To talk about graphics card, which one is the best to go for among NVIDIA & ATI RADEON?
Though NVIDIA Graphics Card are more widely being used in India but when it comes to its replacement, I am sorry to say but I experienced the worse!!!! They took about 3 months just to replace my Graphics Card, can you imagine that? I did fight with their laws, Consumer Courts in all possible way I could and they were located in Hong Kong since the final replacement was to be done by Galaxy Tech from Hong Kong but all my efforts went in vain and to make it worse for me, Consumer Court in Hong Kong (that is mean to help a consumer) instead put the entire blame on me. I pray to god that nobody else face the same problems that I had to for getting my graphics card replaced.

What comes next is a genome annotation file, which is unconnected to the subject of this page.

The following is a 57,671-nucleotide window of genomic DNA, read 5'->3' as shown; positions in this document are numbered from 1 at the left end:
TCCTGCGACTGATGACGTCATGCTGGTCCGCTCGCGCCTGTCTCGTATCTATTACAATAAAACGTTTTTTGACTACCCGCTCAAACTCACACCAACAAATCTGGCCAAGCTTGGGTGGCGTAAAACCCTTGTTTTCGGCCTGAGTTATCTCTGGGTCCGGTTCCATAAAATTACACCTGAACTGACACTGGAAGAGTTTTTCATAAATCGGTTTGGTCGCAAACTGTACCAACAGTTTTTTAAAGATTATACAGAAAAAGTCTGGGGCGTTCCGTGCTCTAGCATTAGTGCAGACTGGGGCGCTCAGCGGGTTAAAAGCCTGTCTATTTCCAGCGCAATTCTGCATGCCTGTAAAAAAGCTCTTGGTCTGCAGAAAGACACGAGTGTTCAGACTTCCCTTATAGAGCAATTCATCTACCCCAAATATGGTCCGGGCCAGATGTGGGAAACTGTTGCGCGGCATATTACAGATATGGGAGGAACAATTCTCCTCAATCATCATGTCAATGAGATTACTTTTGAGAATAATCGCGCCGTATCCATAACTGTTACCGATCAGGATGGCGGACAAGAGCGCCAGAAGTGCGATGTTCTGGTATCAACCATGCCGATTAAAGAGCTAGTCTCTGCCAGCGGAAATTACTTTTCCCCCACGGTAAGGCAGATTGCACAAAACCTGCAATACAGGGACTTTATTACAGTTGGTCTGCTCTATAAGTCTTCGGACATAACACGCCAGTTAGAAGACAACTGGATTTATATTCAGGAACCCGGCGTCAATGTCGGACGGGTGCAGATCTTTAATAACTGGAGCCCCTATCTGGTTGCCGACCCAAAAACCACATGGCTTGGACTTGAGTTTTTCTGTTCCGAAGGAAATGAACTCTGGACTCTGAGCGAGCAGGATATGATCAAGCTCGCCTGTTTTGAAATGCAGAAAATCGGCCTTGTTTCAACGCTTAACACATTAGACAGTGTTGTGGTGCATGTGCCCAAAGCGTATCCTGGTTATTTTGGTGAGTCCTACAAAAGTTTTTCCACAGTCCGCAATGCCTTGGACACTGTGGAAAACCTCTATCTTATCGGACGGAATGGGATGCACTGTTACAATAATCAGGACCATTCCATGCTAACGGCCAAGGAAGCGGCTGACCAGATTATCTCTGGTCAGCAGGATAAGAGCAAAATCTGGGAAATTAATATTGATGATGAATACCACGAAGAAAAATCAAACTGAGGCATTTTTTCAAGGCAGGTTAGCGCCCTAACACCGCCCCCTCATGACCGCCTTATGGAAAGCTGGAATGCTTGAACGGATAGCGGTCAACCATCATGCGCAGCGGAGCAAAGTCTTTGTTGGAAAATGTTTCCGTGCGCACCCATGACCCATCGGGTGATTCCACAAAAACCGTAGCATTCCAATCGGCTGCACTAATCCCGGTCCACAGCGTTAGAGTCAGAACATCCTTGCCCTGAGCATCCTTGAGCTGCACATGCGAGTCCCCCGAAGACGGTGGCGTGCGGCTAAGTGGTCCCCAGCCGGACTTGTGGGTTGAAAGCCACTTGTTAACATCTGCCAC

1. I already answered you question re HDCP above.
2. HDMI has nothing to do with HDCP;
3. HDMI is a gfx function, not a mobo function unless you are talking about a mobo's integrated gfx.
4. When considering a mobo, consider it as a part of a whole; the other critical parts are CPU and RAM. The three enjoy an intimate relationship which cannot be separated. Apart from that, unless you are getting into SLI or Crossfire, I do not think that mobo choice matters.
5. What you seek - the best - is not available. We all choose based upon individual needs; what is best is what is best for me.
6. I suggest that there are no answers to your other questions, i.e., technology is advancing at such a rapid pace that what looks to be coming over the horizon may be outdated by the time it gets here.
7. You have at your disposal all of the tools we have. As I did in a previous post, I urge you to research the subject(s) in which you are interested, read tech and user reviews, and best-fit your choice to your needs.